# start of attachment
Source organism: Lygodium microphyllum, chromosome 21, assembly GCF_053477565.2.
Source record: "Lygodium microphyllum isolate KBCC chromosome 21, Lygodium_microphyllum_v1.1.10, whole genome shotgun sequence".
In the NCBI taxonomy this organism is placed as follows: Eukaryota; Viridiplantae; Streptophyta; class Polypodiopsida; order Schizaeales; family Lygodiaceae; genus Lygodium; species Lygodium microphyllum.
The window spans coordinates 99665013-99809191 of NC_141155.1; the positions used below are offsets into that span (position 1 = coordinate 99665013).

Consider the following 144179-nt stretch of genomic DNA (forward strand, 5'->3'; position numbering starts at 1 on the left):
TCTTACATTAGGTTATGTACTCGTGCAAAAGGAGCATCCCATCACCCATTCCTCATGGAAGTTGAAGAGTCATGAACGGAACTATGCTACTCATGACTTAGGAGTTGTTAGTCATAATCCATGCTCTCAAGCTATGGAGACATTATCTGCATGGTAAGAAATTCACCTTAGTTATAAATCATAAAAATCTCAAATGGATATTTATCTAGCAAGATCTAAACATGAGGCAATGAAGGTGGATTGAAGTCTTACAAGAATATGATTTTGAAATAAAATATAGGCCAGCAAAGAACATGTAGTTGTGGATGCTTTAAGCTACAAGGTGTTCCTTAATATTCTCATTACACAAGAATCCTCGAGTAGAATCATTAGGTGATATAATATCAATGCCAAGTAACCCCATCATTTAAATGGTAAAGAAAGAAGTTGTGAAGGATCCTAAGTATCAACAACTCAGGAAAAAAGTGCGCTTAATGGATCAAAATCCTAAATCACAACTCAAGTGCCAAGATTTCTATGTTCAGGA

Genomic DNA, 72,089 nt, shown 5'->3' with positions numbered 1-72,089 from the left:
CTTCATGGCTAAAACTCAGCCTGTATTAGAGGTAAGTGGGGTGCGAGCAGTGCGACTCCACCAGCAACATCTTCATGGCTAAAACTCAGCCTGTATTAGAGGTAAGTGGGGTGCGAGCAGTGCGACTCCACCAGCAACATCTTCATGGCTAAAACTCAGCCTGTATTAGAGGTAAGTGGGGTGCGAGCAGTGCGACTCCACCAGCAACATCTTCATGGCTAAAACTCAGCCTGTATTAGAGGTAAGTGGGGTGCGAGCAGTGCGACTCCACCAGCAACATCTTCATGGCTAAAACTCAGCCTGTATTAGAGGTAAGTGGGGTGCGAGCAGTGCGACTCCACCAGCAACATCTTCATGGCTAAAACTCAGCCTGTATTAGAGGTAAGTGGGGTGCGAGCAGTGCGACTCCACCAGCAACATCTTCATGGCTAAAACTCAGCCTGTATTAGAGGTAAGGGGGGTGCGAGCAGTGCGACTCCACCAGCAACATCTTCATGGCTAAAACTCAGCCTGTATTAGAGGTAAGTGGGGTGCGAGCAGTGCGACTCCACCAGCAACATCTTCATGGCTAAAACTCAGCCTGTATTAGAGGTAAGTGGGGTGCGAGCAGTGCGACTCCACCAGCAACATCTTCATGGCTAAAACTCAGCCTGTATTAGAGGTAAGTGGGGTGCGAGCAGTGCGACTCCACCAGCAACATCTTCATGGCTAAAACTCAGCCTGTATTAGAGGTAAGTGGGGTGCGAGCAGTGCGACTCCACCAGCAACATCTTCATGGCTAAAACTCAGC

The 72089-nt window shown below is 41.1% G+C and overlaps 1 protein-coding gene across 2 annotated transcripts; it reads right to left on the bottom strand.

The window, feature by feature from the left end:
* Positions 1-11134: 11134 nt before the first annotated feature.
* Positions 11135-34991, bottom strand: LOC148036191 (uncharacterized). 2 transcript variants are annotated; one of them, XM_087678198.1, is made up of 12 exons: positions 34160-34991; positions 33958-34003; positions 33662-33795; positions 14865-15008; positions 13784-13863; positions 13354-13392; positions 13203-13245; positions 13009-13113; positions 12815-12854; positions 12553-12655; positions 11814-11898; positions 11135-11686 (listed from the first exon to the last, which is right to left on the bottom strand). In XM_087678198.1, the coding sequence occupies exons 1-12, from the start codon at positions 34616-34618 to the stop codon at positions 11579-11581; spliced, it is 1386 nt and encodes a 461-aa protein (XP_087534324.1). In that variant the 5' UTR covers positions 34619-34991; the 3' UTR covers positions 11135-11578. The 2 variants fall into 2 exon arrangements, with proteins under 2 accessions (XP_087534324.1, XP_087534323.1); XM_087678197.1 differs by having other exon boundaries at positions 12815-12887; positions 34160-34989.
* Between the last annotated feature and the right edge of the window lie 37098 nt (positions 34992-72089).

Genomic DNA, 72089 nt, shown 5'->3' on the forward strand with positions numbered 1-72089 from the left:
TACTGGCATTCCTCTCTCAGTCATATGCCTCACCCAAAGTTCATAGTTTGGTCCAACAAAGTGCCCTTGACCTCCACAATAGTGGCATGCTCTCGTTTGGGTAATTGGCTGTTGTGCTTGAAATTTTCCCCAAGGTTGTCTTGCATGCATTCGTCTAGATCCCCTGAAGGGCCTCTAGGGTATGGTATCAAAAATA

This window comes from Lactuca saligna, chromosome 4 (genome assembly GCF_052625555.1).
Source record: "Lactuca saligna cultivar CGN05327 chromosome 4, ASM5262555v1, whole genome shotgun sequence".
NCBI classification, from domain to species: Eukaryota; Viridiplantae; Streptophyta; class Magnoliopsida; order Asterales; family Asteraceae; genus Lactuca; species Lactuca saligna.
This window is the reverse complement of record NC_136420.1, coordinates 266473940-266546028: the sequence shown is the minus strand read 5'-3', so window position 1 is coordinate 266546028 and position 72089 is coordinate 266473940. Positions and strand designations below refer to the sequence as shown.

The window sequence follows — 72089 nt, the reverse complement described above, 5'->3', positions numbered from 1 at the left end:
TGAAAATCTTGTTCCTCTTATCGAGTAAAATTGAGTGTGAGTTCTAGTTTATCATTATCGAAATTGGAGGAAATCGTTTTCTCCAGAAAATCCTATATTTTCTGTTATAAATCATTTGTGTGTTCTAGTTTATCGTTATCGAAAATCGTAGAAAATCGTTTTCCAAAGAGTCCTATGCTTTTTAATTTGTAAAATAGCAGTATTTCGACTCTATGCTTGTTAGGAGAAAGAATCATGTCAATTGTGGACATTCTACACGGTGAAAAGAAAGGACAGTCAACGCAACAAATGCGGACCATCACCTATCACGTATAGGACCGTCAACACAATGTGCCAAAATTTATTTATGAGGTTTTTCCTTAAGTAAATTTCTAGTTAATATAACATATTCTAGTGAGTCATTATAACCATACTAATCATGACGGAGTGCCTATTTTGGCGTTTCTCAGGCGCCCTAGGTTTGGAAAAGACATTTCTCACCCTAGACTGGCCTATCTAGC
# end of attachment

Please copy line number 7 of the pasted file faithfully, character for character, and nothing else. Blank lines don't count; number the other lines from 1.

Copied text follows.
Genomic DNA, 72,089 nt, shown 5'->3' with positions numbered 1-72,089 from the left: